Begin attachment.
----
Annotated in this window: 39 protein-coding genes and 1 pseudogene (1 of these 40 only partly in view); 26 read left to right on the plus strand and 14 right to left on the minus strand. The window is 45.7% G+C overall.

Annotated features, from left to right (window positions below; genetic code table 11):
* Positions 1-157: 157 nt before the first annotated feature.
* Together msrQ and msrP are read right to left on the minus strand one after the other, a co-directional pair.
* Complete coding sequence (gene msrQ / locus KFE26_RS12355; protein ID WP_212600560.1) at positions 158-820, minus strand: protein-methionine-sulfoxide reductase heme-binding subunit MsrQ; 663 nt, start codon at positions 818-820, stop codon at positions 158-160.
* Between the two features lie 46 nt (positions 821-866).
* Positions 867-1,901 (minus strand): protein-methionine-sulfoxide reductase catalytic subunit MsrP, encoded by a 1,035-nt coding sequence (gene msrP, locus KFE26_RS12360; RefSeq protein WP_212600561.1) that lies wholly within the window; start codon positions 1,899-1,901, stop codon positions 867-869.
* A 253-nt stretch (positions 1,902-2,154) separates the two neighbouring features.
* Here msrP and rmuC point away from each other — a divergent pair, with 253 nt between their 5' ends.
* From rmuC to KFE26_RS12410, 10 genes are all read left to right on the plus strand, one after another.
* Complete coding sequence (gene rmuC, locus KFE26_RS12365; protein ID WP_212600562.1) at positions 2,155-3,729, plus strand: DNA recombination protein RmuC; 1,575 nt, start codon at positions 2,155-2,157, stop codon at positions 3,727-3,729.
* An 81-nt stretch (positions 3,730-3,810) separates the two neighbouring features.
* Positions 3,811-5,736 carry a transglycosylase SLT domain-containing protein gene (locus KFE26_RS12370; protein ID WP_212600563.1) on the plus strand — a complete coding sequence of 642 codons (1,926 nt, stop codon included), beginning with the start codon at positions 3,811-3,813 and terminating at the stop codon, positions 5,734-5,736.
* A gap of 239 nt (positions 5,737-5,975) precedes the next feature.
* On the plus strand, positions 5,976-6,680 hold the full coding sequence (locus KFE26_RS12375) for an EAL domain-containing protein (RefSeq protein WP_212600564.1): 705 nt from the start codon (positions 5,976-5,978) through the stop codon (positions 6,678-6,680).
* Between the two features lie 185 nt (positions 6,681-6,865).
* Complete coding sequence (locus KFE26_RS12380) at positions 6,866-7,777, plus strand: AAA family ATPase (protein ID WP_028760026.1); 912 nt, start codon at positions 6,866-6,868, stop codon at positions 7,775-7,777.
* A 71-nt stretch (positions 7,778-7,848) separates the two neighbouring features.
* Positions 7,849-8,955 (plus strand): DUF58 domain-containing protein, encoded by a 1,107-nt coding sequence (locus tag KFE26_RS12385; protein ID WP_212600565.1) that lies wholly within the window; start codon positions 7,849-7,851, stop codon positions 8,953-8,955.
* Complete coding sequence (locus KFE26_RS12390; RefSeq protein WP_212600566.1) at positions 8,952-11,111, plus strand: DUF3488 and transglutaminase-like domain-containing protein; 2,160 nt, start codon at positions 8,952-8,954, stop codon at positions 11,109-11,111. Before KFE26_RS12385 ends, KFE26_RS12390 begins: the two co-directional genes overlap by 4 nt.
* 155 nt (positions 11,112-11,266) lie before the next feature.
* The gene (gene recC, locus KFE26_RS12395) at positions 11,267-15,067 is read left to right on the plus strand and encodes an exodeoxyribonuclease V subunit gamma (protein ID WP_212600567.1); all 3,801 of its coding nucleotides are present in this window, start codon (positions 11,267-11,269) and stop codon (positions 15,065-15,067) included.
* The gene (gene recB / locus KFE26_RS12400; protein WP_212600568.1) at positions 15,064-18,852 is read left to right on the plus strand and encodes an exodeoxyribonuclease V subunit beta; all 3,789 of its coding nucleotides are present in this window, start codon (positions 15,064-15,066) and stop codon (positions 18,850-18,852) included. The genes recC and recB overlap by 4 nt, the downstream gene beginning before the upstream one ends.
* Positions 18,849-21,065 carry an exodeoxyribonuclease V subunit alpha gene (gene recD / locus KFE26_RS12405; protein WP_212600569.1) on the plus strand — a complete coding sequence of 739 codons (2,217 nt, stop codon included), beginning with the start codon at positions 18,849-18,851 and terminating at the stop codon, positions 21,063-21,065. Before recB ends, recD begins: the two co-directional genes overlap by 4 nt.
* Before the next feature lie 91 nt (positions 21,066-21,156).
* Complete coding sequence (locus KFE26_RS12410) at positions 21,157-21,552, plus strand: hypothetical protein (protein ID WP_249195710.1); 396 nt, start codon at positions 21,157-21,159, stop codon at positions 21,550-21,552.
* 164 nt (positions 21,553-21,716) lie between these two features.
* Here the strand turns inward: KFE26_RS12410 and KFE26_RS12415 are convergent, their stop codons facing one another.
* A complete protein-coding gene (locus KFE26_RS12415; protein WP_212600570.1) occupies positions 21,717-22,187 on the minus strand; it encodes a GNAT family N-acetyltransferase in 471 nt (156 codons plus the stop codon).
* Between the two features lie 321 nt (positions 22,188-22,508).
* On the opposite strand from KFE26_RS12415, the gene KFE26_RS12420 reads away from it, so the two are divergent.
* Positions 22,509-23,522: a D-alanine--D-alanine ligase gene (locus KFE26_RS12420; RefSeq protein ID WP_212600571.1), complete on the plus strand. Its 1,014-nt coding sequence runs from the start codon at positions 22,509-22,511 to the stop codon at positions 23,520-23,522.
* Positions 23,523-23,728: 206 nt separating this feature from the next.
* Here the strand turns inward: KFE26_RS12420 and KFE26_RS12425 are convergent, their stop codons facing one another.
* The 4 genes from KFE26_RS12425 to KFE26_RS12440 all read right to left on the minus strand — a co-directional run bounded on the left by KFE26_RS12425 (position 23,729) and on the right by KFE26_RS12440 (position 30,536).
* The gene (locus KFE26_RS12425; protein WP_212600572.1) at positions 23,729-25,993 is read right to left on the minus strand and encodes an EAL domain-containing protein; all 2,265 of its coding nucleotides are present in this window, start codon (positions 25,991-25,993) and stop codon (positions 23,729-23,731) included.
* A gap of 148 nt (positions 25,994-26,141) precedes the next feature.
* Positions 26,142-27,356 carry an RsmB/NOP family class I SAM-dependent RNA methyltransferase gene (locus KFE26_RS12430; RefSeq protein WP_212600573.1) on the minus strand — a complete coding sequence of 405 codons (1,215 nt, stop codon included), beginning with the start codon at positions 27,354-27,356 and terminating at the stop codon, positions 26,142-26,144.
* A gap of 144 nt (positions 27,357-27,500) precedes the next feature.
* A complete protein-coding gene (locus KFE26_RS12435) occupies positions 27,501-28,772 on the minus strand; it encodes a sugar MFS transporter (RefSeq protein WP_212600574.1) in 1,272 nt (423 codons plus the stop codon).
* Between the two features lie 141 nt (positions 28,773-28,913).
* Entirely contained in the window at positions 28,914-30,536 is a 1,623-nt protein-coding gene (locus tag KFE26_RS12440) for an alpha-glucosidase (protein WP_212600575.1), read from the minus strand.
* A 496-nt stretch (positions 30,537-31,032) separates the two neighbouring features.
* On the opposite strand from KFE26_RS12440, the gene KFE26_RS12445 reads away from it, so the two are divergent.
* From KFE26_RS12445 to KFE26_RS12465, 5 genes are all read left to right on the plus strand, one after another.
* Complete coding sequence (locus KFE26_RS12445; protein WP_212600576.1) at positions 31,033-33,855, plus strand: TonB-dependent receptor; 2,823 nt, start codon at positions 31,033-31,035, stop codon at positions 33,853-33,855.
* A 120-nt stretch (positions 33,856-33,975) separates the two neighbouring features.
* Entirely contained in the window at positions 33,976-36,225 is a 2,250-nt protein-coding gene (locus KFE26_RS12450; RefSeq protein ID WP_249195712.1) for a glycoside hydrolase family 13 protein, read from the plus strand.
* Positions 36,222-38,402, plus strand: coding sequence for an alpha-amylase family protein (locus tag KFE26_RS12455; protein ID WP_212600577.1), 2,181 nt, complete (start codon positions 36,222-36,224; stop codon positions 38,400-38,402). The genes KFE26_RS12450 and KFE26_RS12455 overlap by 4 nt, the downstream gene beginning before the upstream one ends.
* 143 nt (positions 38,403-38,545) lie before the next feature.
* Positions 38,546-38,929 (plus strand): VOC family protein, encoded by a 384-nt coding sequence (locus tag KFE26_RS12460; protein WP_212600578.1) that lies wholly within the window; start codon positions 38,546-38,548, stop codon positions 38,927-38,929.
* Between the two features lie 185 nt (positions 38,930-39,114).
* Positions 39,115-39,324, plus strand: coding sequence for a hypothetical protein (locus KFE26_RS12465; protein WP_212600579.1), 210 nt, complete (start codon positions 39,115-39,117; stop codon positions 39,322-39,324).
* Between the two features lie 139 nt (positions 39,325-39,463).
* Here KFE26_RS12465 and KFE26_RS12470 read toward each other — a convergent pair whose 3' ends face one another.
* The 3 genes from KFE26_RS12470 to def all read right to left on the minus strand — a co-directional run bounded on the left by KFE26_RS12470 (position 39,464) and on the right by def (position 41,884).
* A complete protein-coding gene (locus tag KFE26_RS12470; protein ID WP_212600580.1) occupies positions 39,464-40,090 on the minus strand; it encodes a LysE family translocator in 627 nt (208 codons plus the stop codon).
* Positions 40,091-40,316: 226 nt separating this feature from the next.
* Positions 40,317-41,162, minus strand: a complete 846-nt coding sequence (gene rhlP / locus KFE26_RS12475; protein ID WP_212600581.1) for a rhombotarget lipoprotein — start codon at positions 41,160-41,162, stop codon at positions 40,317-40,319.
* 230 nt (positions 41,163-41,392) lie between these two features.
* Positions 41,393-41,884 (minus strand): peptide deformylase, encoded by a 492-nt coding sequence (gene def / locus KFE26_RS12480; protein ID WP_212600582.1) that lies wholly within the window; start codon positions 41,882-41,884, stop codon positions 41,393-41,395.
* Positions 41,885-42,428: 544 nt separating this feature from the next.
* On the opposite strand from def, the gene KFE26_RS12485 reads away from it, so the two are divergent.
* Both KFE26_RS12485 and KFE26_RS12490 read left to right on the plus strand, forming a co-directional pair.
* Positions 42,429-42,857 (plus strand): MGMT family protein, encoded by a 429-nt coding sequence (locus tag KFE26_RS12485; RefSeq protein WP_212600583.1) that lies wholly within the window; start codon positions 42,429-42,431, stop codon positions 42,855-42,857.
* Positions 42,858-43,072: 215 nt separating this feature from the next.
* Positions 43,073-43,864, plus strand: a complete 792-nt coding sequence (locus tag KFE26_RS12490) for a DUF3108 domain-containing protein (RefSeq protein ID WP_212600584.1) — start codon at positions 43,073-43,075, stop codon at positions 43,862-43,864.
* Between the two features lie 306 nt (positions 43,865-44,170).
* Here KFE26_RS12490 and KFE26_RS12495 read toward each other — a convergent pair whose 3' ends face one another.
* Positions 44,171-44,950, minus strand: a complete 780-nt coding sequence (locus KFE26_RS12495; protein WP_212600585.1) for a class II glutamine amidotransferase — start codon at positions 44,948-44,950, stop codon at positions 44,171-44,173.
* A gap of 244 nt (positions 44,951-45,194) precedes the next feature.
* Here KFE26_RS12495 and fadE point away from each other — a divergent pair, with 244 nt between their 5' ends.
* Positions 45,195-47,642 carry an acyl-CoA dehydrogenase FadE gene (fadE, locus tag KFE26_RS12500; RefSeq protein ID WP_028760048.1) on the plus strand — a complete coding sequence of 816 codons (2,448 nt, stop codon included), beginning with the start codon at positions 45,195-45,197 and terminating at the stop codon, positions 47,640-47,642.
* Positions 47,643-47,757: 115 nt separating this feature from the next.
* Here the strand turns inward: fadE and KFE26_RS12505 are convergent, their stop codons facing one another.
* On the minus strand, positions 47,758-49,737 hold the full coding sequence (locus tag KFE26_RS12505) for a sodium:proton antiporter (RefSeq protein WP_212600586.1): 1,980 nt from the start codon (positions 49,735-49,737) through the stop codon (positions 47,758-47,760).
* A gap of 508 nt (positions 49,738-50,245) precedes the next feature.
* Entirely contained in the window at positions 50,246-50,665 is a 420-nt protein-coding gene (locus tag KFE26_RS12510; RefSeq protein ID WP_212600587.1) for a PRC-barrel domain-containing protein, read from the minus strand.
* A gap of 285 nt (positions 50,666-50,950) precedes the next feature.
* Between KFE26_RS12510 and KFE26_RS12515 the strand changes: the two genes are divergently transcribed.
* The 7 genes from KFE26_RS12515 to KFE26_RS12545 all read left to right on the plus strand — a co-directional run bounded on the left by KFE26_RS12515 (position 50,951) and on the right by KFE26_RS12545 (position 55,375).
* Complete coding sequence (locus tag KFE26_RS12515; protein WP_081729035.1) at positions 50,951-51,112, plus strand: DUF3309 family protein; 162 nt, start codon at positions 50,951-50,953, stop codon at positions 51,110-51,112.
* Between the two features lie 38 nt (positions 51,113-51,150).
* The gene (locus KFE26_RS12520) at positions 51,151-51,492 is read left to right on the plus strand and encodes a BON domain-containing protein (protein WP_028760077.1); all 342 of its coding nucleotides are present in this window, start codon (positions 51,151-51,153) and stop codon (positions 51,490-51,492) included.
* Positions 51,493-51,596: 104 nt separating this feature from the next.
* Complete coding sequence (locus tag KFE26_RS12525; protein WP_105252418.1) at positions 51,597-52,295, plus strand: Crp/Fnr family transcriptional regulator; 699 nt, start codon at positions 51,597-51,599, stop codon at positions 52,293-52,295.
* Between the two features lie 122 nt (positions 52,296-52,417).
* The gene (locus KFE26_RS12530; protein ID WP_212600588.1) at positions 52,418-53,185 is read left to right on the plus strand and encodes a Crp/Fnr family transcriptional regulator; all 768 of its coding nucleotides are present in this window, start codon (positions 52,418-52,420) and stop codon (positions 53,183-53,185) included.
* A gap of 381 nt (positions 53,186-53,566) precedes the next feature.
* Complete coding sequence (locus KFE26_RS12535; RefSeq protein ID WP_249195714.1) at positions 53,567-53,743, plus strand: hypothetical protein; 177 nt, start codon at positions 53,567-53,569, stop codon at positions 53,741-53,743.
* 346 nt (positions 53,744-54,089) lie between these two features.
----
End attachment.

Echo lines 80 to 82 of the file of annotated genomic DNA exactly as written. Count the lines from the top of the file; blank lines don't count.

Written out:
* Between KFE26_RS12510 and KFE26_RS12515 the strand changes: the two genes are divergently transcribed.
* The 7 genes from KFE26_RS12515 to KFE26_RS12545 all read left to right on the plus strand — a co-directional run bounded on the left by KFE26_RS12515 (position 50,951) and on the right by KFE26_RS12545 (position 55,375).
* Complete coding sequence (locus tag KFE26_RS12515; protein WP_081729035.1) at positions 50,951-51,112, plus strand: DUF3309 family protein; 162 nt, start codon at positions 50,951-50,953, stop codon at positions 51,110-51,112.